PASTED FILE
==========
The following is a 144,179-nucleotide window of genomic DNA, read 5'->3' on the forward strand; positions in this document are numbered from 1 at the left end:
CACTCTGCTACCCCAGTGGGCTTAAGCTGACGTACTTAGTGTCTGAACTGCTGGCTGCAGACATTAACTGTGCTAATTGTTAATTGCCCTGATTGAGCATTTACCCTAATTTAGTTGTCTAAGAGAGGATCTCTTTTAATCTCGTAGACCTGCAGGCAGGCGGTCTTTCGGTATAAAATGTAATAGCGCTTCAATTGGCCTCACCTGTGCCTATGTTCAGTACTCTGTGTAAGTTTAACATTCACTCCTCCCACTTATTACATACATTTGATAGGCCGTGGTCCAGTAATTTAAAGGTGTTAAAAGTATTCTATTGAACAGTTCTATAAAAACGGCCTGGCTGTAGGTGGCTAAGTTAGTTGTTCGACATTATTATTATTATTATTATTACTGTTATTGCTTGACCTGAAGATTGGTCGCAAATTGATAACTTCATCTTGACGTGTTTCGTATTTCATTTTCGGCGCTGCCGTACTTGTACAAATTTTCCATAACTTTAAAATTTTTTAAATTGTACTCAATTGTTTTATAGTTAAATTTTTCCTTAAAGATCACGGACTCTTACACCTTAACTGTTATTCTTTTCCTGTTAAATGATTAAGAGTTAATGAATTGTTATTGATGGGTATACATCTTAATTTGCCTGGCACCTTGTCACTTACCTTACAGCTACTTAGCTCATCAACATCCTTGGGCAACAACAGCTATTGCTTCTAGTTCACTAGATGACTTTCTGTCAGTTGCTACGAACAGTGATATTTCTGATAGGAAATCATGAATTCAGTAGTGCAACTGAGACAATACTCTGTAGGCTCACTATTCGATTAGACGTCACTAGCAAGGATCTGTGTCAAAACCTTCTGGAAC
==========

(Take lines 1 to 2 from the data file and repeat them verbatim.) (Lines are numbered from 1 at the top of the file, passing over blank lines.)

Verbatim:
The following is a 144,179-nucleotide window of genomic DNA, read 5'->3' on the forward strand; positions in this document are numbered from 1 at the left end:
CACTCTGCTACCCCAGTGGGCTTAAGCTGACGTACTTAGTGTCTGAACTGCTGGCTGCAGACATTAACTGTGCTAATTGTTAATTGCCCTGATTGAGCATTTACCCTAATTTAGTTGTCTAAGAGAGGATCTCTTTTAATCTCGTAGACCTGCAGGCAGGCGGTCTTTCGGTATAAAATGTAATAGCGCTTCAATTGGCCTCACCTGTGCCTATGTTCAGTACTCTGTGTAAGTTTAACATTCACTCCTCCCACTTATTACATACATTTGATAGGCCGTGGTCCAGTAATTTAAAGGTGTTAAAAGTATTCTATTGAACAGTTCTATAAAAACGGCCTGGCTGTAGGTGGCTAAGTTAGTTGTTCGACATTATTATTATTATTATTATTACTGTTATTGCTTGACCTGAAGATTGGTCGCAAATTGATAACTTCATCTTGACGTGTTTCGTATTTCATTTTCGGCGCTGCCGTACTTGTACAAATTTTCCATAACTTTAAAATTTTTTAAATTGTACTCAATTGTTTTATAGTTAAATTTTTCCTTAAAGATCACGGACTCTTACACCTTAACTGTTATTCTTTTCCTGTTAAATGATTAAGAGTTAATGAATTGTTATTGATGGGTATACATCTTAATTTGCCTGGCACCTTGTCACTTACCTTACAGCTACTTAGCTCATCAACATCCTTGGGCAACAACAGCTATTGCTTCTAGTTCACTAGATGACTTTCTGTCAGTTGCTACGAACAGTGATATTTCTGATAGGAAATCATGAATTCAGTAGTGCAACTGAGACAATACTCTGTAGGCTCACTATTCGATTAGACGTCACTAGCAAGGATCTGTGTCAAAACCTTCTGGAAC